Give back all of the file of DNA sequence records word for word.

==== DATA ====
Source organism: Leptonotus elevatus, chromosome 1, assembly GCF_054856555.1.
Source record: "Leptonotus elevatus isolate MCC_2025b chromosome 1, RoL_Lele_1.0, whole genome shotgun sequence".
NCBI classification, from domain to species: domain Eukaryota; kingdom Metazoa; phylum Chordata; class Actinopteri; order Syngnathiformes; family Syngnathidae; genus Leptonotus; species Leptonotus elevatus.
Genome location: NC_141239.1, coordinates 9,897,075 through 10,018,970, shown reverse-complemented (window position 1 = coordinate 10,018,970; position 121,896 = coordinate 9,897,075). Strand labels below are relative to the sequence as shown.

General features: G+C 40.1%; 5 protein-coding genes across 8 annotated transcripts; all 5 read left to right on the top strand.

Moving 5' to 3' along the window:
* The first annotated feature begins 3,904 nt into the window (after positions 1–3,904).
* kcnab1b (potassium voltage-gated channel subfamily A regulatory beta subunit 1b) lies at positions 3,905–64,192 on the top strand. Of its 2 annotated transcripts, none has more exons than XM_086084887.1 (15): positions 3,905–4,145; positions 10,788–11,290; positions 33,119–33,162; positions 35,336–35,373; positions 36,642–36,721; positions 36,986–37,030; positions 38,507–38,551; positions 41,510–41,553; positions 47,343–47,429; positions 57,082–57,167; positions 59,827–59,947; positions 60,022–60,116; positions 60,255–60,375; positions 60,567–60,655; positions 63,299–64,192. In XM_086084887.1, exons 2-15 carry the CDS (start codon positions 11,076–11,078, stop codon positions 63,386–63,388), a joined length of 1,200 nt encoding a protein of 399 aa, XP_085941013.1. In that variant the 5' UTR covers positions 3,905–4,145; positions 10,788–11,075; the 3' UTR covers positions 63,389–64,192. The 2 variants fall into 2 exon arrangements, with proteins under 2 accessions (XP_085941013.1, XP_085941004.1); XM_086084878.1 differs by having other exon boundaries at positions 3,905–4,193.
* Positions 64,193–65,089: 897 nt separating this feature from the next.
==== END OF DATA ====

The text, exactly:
Source organism: Leptonotus elevatus, chromosome 1, assembly GCF_054856555.1.
Source record: "Leptonotus elevatus isolate MCC_2025b chromosome 1, RoL_Lele_1.0, whole genome shotgun sequence".
NCBI classification, from domain to species: domain Eukaryota; kingdom Metazoa; phylum Chordata; class Actinopteri; order Syngnathiformes; family Syngnathidae; genus Leptonotus; species Leptonotus elevatus.
Genome location: NC_141239.1, coordinates 9,897,075 through 10,018,970, shown reverse-complemented (window position 1 = coordinate 10,018,970; position 121,896 = coordinate 9,897,075). Strand labels below are relative to the sequence as shown.

General features: G+C 40.1%; 5 protein-coding genes across 8 annotated transcripts; all 5 read left to right on the top strand.

Moving 5' to 3' along the window:
* The first annotated feature begins 3,904 nt into the window (after positions 1–3,904).
* kcnab1b (potassium voltage-gated channel subfamily A regulatory beta subunit 1b) lies at positions 3,905–64,192 on the top strand. Of its 2 annotated transcripts, none has more exons than XM_086084887.1 (15): positions 3,905–4,145; positions 10,788–11,290; positions 33,119–33,162; positions 35,336–35,373; positions 36,642–36,721; positions 36,986–37,030; positions 38,507–38,551; positions 41,510–41,553; positions 47,343–47,429; positions 57,082–57,167; positions 59,827–59,947; positions 60,022–60,116; positions 60,255–60,375; positions 60,567–60,655; positions 63,299–64,192. In XM_086084887.1, exons 2-15 carry the CDS (start codon positions 11,076–11,078, stop codon positions 63,386–63,388), a joined length of 1,200 nt encoding a protein of 399 aa, XP_085941013.1. In that variant the 5' UTR covers positions 3,905–4,145; positions 10,788–11,075; the 3' UTR covers positions 63,389–64,192. The 2 variants fall into 2 exon arrangements, with proteins under 2 accessions (XP_085941013.1, XP_085941004.1); XM_086084878.1 differs by having other exon boundaries at positions 3,905–4,193.
* Positions 64,193–65,089: 897 nt separating this feature from the next.